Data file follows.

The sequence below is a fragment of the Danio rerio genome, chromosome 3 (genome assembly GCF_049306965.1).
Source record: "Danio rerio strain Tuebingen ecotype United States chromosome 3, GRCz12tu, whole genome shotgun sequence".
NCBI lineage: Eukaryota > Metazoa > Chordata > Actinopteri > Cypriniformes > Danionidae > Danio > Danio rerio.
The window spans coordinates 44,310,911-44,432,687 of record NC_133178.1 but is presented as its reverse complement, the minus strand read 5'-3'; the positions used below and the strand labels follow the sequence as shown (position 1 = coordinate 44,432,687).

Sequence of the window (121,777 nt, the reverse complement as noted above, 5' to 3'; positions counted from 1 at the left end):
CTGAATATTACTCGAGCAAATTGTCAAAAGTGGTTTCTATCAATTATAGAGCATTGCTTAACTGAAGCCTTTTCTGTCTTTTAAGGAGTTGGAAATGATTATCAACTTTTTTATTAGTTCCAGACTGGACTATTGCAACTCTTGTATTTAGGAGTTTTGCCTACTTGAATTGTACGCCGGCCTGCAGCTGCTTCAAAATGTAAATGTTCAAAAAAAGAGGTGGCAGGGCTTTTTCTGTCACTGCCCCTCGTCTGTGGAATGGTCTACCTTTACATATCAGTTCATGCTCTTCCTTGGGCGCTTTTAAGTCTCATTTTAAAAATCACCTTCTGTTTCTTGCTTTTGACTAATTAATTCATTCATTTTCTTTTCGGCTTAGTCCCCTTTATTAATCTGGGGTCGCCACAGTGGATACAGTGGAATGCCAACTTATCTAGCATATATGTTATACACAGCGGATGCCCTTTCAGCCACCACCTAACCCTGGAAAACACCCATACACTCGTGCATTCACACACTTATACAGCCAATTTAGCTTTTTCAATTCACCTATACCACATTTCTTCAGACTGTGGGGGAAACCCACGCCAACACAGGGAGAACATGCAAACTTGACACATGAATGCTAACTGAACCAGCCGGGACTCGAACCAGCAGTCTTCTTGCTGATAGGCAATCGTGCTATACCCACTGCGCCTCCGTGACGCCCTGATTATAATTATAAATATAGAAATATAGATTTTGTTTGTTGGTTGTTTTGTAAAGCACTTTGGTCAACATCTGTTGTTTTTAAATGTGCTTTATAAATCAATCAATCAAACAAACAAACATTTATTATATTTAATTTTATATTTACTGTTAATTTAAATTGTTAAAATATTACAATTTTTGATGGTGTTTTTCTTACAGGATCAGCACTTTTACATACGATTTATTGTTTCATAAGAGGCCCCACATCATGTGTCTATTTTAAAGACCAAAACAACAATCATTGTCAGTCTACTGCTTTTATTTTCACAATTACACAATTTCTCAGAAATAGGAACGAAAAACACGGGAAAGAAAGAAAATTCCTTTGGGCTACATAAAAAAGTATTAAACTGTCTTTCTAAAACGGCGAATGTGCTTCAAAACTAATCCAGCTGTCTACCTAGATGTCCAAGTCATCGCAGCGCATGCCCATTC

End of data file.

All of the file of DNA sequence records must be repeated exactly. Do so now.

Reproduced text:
The sequence below is a fragment of the Danio rerio genome, chromosome 3 (genome assembly GCF_049306965.1).
Source record: "Danio rerio strain Tuebingen ecotype United States chromosome 3, GRCz12tu, whole genome shotgun sequence".
NCBI lineage: Eukaryota > Metazoa > Chordata > Actinopteri > Cypriniformes > Danionidae > Danio > Danio rerio.
The window spans coordinates 44,310,911-44,432,687 of record NC_133178.1 but is presented as its reverse complement, the minus strand read 5'-3'; the positions used below and the strand labels follow the sequence as shown (position 1 = coordinate 44,432,687).

Sequence of the window (121,777 nt, the reverse complement as noted above, 5' to 3'; positions counted from 1 at the left end):
CTGAATATTACTCGAGCAAATTGTCAAAAGTGGTTTCTATCAATTATAGAGCATTGCTTAACTGAAGCCTTTTCTGTCTTTTAAGGAGTTGGAAATGATTATCAACTTTTTTATTAGTTCCAGACTGGACTATTGCAACTCTTGTATTTAGGAGTTTTGCCTACTTGAATTGTACGCCGGCCTGCAGCTGCTTCAAAATGTAAATGTTCAAAAAAAGAGGTGGCAGGGCTTTTTCTGTCACTGCCCCTCGTCTGTGGAATGGTCTACCTTTACATATCAGTTCATGCTCTTCCTTGGGCGCTTTTAAGTCTCATTTTAAAAATCACCTTCTGTTTCTTGCTTTTGACTAATTAATTCATTCATTTTCTTTTCGGCTTAGTCCCCTTTATTAATCTGGGGTCGCCACAGTGGATACAGTGGAATGCCAACTTATCTAGCATATATGTTATACACAGCGGATGCCCTTTCAGCCACCACCTAACCCTGGAAAACACCCATACACTCGTGCATTCACACACTTATACAGCCAATTTAGCTTTTTCAATTCACCTATACCACATTTCTTCAGACTGTGGGGGAAACCCACGCCAACACAGGGAGAACATGCAAACTTGACACATGAATGCTAACTGAACCAGCCGGGACTCGAACCAGCAGTCTTCTTGCTGATAGGCAATCGTGCTATACCCACTGCGCCTCCGTGACGCCCTGATTATAATTATAAATATAGAAATATAGATTTTGTTTGTTGGTTGTTTTGTAAAGCACTTTGGTCAACATCTGTTGTTTTTAAATGTGCTTTATAAATCAATCAATCAAACAAACAAACATTTATTATATTTAATTTTATATTTACTGTTAATTTAAATTGTTAAAATATTACAATTTTTGATGGTGTTTTTCTTACAGGATCAGCACTTTTACATACGATTTATTGTTTCATAAGAGGCCCCACATCATGTGTCTATTTTAAAGACCAAAACAACAATCATTGTCAGTCTACTGCTTTTATTTTCACAATTACACAATTTCTCAGAAATAGGAACGAAAAACACGGGAAAGAAAGAAAATTCCTTTGGGCTACATAAAAAAGTATTAAACTGTCTTTCTAAAACGGCGAATGTGCTTCAAAACTAATCCAGCTGTCTACCTAGATGTCCAAGTCATCGCAGCGCATGCCCATTC